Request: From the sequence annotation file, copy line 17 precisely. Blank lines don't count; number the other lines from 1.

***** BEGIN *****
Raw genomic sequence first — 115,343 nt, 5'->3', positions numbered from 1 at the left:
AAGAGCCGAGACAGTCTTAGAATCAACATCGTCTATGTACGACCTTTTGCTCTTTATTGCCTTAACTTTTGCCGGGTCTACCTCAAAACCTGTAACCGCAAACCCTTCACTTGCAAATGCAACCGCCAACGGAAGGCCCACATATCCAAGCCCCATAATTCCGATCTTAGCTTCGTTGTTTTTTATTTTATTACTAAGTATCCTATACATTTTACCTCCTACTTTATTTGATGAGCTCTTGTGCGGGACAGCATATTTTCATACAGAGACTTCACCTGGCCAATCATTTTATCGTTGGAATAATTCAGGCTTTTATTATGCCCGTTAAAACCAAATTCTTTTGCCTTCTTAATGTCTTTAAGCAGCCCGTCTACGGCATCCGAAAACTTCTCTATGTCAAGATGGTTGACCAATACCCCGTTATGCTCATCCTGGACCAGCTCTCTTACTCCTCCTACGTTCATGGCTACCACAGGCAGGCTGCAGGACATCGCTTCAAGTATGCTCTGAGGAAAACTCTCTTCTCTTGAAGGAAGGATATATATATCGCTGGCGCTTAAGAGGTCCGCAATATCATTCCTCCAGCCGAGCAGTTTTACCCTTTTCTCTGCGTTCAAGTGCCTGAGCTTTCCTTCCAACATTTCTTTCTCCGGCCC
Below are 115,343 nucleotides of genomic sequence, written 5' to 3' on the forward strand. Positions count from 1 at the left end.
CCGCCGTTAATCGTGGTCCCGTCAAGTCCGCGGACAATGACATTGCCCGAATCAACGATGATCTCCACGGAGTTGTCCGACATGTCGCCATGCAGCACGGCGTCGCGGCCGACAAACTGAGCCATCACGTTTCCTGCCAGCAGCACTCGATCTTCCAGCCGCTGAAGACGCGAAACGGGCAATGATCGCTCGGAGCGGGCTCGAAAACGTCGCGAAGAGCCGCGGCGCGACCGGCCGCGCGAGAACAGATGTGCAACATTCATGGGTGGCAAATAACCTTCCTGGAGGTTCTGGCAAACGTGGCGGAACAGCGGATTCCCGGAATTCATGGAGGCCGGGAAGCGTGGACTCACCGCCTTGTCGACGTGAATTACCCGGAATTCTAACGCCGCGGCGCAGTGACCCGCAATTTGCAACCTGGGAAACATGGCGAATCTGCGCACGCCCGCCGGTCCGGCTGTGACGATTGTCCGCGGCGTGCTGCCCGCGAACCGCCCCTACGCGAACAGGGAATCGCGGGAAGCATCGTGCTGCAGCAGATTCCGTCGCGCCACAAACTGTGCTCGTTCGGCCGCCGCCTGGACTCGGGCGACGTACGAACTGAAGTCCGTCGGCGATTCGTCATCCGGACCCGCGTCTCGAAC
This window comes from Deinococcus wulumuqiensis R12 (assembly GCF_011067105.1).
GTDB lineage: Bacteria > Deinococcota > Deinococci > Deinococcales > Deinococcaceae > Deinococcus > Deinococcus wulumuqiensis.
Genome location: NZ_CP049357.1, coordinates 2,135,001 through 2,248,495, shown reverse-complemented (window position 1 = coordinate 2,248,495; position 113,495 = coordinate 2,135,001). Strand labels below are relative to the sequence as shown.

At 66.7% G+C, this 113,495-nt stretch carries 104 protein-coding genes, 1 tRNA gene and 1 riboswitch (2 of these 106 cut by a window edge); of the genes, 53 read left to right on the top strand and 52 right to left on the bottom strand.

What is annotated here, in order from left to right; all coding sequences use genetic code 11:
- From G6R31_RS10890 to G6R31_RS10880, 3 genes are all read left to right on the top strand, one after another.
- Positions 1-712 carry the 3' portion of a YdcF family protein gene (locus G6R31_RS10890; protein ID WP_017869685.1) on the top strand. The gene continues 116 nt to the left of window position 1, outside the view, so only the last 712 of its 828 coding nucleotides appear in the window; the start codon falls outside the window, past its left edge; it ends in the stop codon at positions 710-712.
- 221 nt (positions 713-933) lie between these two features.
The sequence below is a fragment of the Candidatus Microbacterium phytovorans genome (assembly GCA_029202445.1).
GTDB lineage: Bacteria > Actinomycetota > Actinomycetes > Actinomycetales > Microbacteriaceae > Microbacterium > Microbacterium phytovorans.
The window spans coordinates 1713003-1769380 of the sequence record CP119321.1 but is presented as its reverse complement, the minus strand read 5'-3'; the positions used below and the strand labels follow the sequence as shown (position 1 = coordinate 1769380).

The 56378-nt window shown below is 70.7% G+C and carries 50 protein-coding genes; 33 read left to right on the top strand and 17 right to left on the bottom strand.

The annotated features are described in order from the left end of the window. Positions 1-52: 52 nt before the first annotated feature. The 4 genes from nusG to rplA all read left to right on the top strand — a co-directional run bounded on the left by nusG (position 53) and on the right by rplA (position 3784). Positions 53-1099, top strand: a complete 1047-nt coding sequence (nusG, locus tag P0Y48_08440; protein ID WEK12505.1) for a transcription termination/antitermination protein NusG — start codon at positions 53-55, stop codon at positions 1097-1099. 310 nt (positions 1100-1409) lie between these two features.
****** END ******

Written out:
The annotated features are described in order from the left end of the window. Positions 1-52: 52 nt before the first annotated feature. The 4 genes from nusG to rplA all read left to right on the top strand — a co-directional run bounded on the left by nusG (position 53) and on the right by rplA (position 3784). Positions 53-1099, top strand: a complete 1047-nt coding sequence (nusG, locus tag P0Y48_08440; protein ID WEK12505.1) for a transcription termination/antitermination protein NusG — start codon at positions 53-55, stop codon at positions 1097-1099. 310 nt (positions 1100-1409) lie between these two features.